By Caroline Smith and the Mind Tools Team
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Burnout Self-Test

Checking Yourself for Burnout

Burnout self-test

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Are you at risk of burning out?

Burnout occurs when passionate, committed people become deeply disillusioned with a job or career from which they have previously derived much of their identity and meaning. It comes as the things that inspire passion and enthusiasm are stripped away, and tedious or unpleasant things crowd in.

This tool can help you check yourself for burnout. It helps you look at the way you feel about your job and your experiences at work, so that you can get a feel for whether you are at risk of burnout.

Checking Yourself for Burnout

Instructions

For each question, click the radio button in the column that most applies. Then click the 'Calculate My Total' button to add up your score and check your result using the scoring table underneath.

Your last quiz results are shown.

You last completed this quiz on , at .

15 Statements to Answer

Not at All Rarely Sometimes Often Very Often
1 I feel run down and drained of physical or emotional energy.
2 I have negative thoughts about my job.
3 I am harder and less sympathetic with people than perhaps they deserve.
4 I am easily irritated by small problems, or by my co-workers and team.
5 I feel misunderstood or unappreciated by my co-workers.
6 I feel that I have no one to talk to.
7 I feel that I am achieving less than I should.
8 I feel under an unpleasant level of pressure to succeed.
9 I feel that I am not getting what I want out of my job.
10 I feel that I am in the wrong organization or the wrong profession.
11 I am frustrated with parts of my job.
12 I feel that organizational politics or bureaucracy frustrate my ability to do a good job.
13 I feel that there is more work to do than I practically have the ability to do.
14 I feel that I do not have time to do many of the things that are important to doing a good quality job.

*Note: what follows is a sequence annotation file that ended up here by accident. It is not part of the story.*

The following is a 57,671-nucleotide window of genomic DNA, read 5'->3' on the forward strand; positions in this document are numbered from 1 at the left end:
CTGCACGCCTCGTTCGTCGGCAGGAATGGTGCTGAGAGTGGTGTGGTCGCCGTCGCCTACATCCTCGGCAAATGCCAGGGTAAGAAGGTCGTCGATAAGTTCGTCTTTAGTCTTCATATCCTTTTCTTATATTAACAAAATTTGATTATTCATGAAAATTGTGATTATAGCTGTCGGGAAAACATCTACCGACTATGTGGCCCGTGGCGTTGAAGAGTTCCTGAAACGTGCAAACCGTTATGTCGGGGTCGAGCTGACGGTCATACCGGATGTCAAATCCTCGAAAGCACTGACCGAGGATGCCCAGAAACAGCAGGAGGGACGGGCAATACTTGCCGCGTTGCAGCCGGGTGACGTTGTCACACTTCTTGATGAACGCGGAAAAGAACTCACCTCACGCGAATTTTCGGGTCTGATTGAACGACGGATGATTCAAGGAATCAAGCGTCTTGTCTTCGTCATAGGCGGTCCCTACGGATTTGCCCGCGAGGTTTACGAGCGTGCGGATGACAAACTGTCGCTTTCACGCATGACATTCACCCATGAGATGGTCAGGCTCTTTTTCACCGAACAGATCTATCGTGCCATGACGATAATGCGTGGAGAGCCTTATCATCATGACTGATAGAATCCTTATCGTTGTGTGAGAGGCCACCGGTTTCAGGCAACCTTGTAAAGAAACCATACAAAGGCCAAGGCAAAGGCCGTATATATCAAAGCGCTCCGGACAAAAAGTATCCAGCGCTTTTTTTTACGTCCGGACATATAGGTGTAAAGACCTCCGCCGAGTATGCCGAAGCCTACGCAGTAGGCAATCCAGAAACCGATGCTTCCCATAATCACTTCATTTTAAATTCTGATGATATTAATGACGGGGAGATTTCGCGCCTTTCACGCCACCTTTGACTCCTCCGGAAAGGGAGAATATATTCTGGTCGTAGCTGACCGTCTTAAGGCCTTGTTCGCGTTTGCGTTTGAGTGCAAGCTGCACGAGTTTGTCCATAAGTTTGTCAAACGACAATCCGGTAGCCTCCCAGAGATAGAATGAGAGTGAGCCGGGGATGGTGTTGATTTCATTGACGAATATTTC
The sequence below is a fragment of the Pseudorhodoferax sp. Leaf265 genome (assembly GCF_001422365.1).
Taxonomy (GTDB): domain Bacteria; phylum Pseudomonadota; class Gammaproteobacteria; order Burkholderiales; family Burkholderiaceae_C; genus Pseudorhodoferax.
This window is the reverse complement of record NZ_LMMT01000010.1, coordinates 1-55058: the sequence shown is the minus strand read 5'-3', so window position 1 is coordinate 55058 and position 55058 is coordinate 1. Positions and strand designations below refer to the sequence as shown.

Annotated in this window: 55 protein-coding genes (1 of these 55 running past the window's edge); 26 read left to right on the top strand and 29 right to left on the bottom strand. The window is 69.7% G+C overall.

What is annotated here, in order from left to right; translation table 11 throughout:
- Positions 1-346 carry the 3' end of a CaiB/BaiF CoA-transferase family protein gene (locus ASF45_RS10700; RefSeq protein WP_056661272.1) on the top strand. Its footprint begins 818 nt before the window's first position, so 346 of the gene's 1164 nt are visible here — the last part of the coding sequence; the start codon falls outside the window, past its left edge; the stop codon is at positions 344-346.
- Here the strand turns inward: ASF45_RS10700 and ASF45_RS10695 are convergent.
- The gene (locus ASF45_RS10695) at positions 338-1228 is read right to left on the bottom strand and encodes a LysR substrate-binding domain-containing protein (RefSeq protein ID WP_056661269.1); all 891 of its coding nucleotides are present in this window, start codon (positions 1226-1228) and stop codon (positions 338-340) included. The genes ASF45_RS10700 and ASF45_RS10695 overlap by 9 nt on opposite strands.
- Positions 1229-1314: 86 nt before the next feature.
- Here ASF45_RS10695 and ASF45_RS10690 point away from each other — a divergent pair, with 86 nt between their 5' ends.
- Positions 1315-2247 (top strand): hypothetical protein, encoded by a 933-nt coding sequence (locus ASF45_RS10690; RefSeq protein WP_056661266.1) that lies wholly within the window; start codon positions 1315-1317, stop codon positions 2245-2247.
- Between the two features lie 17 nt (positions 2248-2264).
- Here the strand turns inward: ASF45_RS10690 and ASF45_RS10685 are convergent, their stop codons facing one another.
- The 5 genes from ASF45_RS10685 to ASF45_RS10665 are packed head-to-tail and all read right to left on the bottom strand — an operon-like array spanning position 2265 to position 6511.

15 I find that I do not have time to plan as much as I would like to.
Total = 0

Score Interpretation

Score Comment
15-18

No sign of burnout here.

19-32

Little sign of burnout here, unless some factors are particularly severe.

33-49

Be careful – you may be at risk of burnout, particularly if several scores are high.

50-59

You are at severe risk of burnout – do something about this urgently.

60-75

You are at very severe risk of burnout – do something about this urgently

See our article on Avoiding Burnout if you think you might be at risk of it. See our article on Recovering From Burnout if you think it might already have occurred.

Note:

This tool uses an informal approach to assessing burnout. While it may be intuitively useful, it has not been validated through controlled scientific tests and must therefore not be used as a diagnostic technique. Please, therefore, interpret the results with common sense. Also, make allowances for any recent events that may have a disproportionate influence on your mood at the time you take the test!

If you prefer rigorously validated tests, then the Maslach Burnout Inventory may be useful. This was developed by Christina Maslach, one of the leading researchers in the field of burnout. Copies can be purchased at the following site: https://www.cpp.com/en/detailprod.aspx?pc=35.

Warning: Stress can cause severe health problems and, in extreme cases, can cause death. While these stress management techniques have been shown to have a positive effect on reducing stress, they are for guidance only, and readers should take the advice of suitably qualified health professionals if they have any concerns over stress-related illnesses or if stress is causing significant or persistent unhappiness. Health professionals should also be consulted before any major change in diet or levels of exercise.

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Comments (172)
  • This month Michele wrote
    Hi michelle.luczynski,

    Shifting your focus to your work and managing the relationships with your colleagues and managers will help to ease job stress.

    Michele
    Mins Tools Team
  • This month michelle.luczynski wrote
    I love my job but relations with coworkers and management are quite often difficult; I feel that my focus needs to shift and balance between people and my actual job duties so that I can have a vision filled with objectivity.
  • This month Midgie wrote
    Hi mauro21pl,
    Thanks for sharing your score and it is great to hear that you love your job! If you do what you love, and do it in an environment that you are happy in, that does contribute to lower stress levels!

    Keep on doing what you are doing!

    Midgie
    Mind Tools Team
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